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Famine Relief Plane Reported Hit by Groundfire in South Sudan

October 28, 1986

UNITED NATIONS (AP) _ An official responsible for U.N. famine relief efforts in the Sudan said Monday that ″Operation Rainbow″ flights were suspended because of increasing attacks on aircraft flying over southern Sudan.

Winston Prattley, the U.N. secretary-general’s special representative for relief operations in the Sudan, also said a Sudanese government plane apparently carrying food was hit by ground fire.

He said Operation Rainbow flights had delivered 300 tons of emergency supplies in the five days they were able to operate.

The U.N. operation was ordered suspended on Friday last week because ″targeting of aircraft trying to use these (south Sudan) air fields has been stepped up,″ he said.

No Operation Rainbow planes have been hit, but Prattley said in ″the last 24 hours there has been another incident in the vicinity of Juba. An aircraft was hit.″

He did not give any details other than to indicate the plane was a Sudanese government plane, apparently was just damaged, and, ″I was told it was carrying food.″ The Sudanese government said nothing about one of its planes being hit.

Juba, the main city in southern Sudan, is held by the government. The Sudan People’s Liberation Army, which has been fighting the government since 1983, had threatened to shoot down any plane that flies over the territory they hold without their permission.

In August, the guerrillas downed a Sudanese airliner, killing all 60 people aboard. The guerrillas claim the government uses civilian aircraft to reinforce its troops. Operation Rainbow organizers said the would guarantee that their flights were only for food and medical relief.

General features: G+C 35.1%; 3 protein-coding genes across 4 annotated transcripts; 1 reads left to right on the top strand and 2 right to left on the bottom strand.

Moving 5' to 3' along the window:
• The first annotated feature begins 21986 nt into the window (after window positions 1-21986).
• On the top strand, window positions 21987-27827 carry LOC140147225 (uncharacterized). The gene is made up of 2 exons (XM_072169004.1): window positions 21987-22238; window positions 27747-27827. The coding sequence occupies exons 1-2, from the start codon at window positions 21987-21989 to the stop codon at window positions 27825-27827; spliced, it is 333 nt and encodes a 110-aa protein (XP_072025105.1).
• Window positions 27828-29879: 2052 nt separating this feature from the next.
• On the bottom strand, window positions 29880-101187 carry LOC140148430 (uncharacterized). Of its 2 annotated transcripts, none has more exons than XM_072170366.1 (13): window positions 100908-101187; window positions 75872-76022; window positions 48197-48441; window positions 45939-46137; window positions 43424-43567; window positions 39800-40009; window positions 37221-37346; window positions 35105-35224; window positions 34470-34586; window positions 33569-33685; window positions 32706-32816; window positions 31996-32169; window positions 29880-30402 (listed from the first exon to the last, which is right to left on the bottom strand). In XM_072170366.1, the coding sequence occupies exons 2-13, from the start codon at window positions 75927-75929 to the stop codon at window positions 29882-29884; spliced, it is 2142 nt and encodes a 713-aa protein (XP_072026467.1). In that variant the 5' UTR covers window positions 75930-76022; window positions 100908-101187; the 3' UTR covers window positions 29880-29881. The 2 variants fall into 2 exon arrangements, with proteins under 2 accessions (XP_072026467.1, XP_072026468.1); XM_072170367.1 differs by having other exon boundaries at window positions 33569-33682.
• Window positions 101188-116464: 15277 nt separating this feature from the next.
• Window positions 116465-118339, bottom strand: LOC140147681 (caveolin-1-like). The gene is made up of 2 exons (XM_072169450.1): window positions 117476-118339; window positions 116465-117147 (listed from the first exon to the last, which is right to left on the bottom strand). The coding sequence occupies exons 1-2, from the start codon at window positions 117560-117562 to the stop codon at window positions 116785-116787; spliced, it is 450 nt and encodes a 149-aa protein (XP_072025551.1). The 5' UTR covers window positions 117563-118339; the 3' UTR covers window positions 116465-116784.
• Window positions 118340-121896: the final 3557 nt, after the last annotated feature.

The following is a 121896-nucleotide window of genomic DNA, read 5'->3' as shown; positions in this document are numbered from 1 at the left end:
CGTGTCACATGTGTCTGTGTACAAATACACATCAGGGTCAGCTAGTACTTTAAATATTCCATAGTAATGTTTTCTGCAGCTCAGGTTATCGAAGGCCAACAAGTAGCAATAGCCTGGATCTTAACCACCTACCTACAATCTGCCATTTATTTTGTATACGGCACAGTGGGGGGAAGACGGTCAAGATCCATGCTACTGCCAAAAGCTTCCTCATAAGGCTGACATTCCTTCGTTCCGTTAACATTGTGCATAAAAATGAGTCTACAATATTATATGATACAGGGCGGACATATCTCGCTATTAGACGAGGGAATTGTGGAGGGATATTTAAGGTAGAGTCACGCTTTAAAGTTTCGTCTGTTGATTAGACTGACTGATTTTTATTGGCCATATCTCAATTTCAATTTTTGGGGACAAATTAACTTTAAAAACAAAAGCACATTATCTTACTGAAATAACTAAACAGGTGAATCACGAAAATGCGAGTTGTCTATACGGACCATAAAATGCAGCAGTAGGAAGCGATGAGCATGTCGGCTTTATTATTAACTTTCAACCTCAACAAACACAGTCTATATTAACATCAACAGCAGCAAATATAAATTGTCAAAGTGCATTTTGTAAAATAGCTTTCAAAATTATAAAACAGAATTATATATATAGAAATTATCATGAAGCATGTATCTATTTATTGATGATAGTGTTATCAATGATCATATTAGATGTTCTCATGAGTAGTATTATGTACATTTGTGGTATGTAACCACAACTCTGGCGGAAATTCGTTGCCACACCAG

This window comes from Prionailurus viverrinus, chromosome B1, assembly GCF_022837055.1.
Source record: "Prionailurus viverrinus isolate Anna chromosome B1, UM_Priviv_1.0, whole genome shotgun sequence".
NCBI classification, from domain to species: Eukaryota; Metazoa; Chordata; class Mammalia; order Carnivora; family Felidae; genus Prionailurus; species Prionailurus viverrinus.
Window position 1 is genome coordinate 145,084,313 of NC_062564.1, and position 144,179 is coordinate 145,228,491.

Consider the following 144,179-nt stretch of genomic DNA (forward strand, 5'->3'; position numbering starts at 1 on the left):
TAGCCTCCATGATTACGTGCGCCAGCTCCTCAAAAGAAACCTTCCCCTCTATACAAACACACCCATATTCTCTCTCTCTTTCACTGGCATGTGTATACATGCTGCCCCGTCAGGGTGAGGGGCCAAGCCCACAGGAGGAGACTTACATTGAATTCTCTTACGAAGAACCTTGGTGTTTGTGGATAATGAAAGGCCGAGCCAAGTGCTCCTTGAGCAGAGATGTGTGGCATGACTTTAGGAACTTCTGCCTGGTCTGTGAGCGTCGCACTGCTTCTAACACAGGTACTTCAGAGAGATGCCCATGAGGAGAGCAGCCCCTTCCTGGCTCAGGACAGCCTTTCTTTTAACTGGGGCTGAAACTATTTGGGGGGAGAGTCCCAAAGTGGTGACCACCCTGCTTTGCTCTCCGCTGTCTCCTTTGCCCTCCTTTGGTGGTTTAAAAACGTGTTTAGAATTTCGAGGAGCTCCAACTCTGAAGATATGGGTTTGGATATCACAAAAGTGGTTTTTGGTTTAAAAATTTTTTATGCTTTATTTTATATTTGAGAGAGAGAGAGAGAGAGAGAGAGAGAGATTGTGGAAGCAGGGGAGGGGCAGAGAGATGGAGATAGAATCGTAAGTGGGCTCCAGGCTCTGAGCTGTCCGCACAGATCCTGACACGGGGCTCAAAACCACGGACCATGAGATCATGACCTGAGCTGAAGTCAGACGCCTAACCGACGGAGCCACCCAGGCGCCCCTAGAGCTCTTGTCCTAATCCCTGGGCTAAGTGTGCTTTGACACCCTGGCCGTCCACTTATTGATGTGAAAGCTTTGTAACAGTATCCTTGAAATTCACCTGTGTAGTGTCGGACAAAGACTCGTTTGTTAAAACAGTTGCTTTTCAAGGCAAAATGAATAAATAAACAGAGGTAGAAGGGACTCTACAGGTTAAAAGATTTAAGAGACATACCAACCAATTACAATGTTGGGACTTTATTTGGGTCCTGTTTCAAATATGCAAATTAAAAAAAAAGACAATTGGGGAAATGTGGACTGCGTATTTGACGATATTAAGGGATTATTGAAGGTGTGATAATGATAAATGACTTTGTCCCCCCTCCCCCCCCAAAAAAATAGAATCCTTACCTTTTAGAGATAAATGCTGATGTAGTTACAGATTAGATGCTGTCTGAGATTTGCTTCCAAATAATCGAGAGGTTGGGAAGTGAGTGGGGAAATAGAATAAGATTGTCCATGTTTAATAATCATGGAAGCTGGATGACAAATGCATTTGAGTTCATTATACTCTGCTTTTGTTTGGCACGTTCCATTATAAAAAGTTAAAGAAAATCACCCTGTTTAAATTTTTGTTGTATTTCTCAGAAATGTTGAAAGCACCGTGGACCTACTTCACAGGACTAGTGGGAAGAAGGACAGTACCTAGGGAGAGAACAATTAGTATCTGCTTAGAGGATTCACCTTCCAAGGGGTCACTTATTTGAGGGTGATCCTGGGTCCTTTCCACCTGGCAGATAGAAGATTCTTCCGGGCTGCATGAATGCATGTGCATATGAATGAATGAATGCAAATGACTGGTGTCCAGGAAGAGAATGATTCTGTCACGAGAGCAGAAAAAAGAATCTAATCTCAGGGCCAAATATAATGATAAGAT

Operation Rainbow was projected as a 30-day operation to bring in $980,000 worth of food to airfields in the towns of Malakal, Wau and Juba. But the airlift lasted only five days, with a chartered French DC-8 and a Australian C-130 Hercules flying in 300 tons of supplies.

Prattley said that ″was not very much in terms of total need.″

The operation was started by a consortium including the World Food Program, the U.N. Children’s Fund, the United States, Canada, France, the Netherlands and Ireland.

The DC-8 was preparing to leave Khartoum, the Sudanese capital, with more supplies Friday when the decision was reached to suspend the flights. Mother Teresa, the Roman Catholic nun who won the 1979 Nobel Peace Prize for her work with the needy, was aboard the DC-8.

The plane returned to France and the Hercules was at Larnaca, Cyprus, awaiting developments.

Prattley said efforts are being made to get food into the south by road from neighboring Uganda, Kenya and Zaire and to set up temporary relief camps at strategic locations on the edge of the embattled region.

He said the United Nations hoped to encourage new attempts at bringing supplies down the Nile by barge but was finding ″no enthusiasm″ from barge operators or crews.

In Khartoum on Monday, the official Sudan news agency quoted Mohamed Kamil Shawki, Sudan’s relief director, as saying the national carrier Sudan Airways chartered an aircraft on Monday with cooperation of some unidentified foreign relief organizations to ferry supplies to Juba. He gave no further details.

The news agency also said that SPLA guerrillas overran the village of Lanya, 62 miles south of Juba, and killed nine soldiers. The news agency said the village is on a road used by Operation Rainbow trucks ferrying supplies from Zaire to Juba.

The news agency said government troops had later secured the road to allow safe passage of relief trucks.

Operation Rainbow began Oct. 12 after a three-week delay due to threats by the guerrillas to shoot down the operation’s aircraft unless it alternated between rebel and government-controlled areas.

Update hourly